S – 2; bass must be < 35 cm (13.8 in.) from January 1st – June 30th and from December 1st – December 31st
S – 4; no size limit from July 1st – November 30th
C – 1; must be C – 2; no size limit from July 1st – November 30th

Zone 3: Open all year.
S – 6; C- 2.

ZONE 4

Open all year.

S – 2; must be < 35 cm (13.8 in.) from January 1st – June 30th and from December 1st – December 31st
S – 4; no size limit from July 1st – November 30th
C – 1; must be < 35 cm (13.8 in.) from January 1st – June 30th and from December 1st – December 31st
C – 2; no size limit from July 1st – November 30th

ZONE 5

Open all year.

S – 4; Must be < 35 cm (13.8 in.) from January 1st – June 30th
C – 2; Must be < 35 cm (13.8 in.) from January 1st – June 30th

ZONE 6

Open all year.

S – 4; C – 2.

ZONE 7

Open all year.

S – 6; C – 2.

ZONE 8

Open all year

S – 6; C – 2.

ZONE 9

Open all year.

S – 6; C – 2.

ZONE 10

Season runs from the 3rd Saturday in June – November 30th

S – 6; C – 2.

ZONE 11

Season runs from the 4th Saturday in June to December 31st

S – 6; C – 2.

ZONE 12

Season runs from the Friday before the 4th Saturday in June to Nov ember 30th

S – 6; C – 2.

ZONE 13 & 14

Zone 13: Season runs from the 4th Saturday in June to November 30th
S – 6; C – 2.

Zone 14: Season runs from the 4th Saturday in June to November 30th
S – 3; C – 1.

ZONE 15

Season runs from the 4th Saturday in June to November 30th

S – 6; C – 2.

ZONE 16

Season runs from the 4th Saturday in June to November 30th

S – 6; C – 2.

ZONE 17

Season runs from the 3rd Saturday in June to December 15th

S – 6; C – 2.

ZONE 18

Season runs from the 3rd Saturday in June to December 15th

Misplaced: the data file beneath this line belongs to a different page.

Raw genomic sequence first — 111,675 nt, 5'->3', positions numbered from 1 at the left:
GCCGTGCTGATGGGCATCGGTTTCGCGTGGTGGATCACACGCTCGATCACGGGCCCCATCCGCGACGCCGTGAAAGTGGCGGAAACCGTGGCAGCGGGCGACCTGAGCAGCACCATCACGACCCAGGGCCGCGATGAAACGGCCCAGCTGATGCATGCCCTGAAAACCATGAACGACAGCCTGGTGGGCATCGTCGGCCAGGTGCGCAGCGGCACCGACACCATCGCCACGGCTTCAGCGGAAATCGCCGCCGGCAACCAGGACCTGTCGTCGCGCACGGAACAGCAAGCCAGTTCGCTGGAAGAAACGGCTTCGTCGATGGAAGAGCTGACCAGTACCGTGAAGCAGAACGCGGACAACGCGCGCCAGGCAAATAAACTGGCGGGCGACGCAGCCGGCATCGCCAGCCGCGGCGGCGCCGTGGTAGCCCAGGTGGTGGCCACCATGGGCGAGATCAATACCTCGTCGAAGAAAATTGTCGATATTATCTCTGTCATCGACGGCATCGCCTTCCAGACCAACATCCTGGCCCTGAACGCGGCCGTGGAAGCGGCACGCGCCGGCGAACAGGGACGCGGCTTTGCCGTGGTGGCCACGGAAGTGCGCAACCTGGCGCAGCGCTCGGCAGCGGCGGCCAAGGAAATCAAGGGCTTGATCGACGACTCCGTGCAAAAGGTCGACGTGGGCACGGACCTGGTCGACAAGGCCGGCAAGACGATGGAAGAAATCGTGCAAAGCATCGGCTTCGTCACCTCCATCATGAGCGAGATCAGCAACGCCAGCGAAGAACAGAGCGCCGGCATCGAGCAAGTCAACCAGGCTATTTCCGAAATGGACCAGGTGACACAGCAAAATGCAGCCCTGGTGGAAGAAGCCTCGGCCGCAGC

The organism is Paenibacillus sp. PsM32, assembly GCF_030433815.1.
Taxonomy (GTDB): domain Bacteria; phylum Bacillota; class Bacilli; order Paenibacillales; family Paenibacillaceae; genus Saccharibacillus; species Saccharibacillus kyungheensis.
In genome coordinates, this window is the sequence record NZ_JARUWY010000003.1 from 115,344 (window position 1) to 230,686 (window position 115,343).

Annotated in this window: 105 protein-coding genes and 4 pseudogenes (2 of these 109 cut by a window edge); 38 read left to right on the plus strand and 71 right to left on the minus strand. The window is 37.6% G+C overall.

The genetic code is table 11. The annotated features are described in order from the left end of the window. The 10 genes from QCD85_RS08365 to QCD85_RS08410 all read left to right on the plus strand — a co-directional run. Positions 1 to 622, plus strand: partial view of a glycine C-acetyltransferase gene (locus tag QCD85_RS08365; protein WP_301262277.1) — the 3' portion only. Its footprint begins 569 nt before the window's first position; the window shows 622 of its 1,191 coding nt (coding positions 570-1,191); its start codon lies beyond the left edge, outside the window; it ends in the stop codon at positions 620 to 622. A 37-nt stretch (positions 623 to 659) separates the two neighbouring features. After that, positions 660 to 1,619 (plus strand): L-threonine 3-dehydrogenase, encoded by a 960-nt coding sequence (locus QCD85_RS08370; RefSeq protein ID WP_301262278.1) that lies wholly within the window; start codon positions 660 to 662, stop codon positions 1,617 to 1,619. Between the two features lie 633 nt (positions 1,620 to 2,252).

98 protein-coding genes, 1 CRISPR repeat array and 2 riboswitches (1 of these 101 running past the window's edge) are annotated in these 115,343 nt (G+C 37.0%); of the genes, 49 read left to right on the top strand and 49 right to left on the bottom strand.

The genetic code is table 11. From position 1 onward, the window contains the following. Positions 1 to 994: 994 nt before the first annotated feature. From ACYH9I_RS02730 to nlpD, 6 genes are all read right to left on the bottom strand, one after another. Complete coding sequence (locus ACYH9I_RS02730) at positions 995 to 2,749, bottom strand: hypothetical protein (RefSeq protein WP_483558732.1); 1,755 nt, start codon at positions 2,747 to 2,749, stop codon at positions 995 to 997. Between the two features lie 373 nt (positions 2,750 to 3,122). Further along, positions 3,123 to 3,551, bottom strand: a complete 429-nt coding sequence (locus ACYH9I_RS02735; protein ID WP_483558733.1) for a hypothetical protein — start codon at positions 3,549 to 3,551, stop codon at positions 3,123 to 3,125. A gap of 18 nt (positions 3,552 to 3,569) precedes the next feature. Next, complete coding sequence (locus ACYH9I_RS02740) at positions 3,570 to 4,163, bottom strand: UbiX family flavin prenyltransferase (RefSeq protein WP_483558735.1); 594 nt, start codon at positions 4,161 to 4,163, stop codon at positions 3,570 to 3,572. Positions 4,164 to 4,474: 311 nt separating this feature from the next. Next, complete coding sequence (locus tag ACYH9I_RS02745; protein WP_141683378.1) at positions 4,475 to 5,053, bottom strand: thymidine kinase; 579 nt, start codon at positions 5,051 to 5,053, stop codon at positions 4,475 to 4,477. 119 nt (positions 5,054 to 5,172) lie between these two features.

S – 6; C – 2.

ZONE 19

Season runs from the 4th Saturday in June to November 30th

S – 6; C – 2.

ZONE 20

Season runs from the 3rd Saturday in June to December 15th

S – 6; C – 2.

Bass Fishing Ontario: News

Even if you fished in 2013 under certain regulations, you need to keep in mind that the Ministry of Natural Resources changes their fishing policies each year to adapt to and account for environmental factors like reproduction rates, population, sustainability and water quality implications. You will need to check back every year to see what’s changed.

This year, bass fishing Ontario has seen very few alterations, but they are noteworthy nevertheless.

Zone 5 has simplified its bass regulations, changing the limits to 4 for sport tags and 2 for conservation. (Fish must be < 35 cm.) You’ll also want to check out the new bass regulations in this zone as they pertain to the Winnipeg River.

In zone 10, bass fishing season opens one week earlier (the 3rd Saturday in June) in the south region of the zone. It is open season year-round in areas north of highway 17.

Visit the Ministry of Natural Resources Fishing Regulations publication for more information on bass fishing Ontario.

Serious about bass fishing Ontario?

Surround yourself with your brethren and join an online community like BassResource.com. It is a perfect place to swap fishy tales and talk tackle with fellow bass fishing enthusiasts. Ask questions, answer questions – spread the word and spread the love of angling.

Photo Credit: Don McCullough | Flickr

Loughborough Inn
Loughborough Inn:

Within the 200 acres of land sit some of the most beautiful scenery that augment the experience of staying at Loughborough Inn including beautiful wildlife, scenic hiking trails and picturesque views of stunning Loughborough Lake.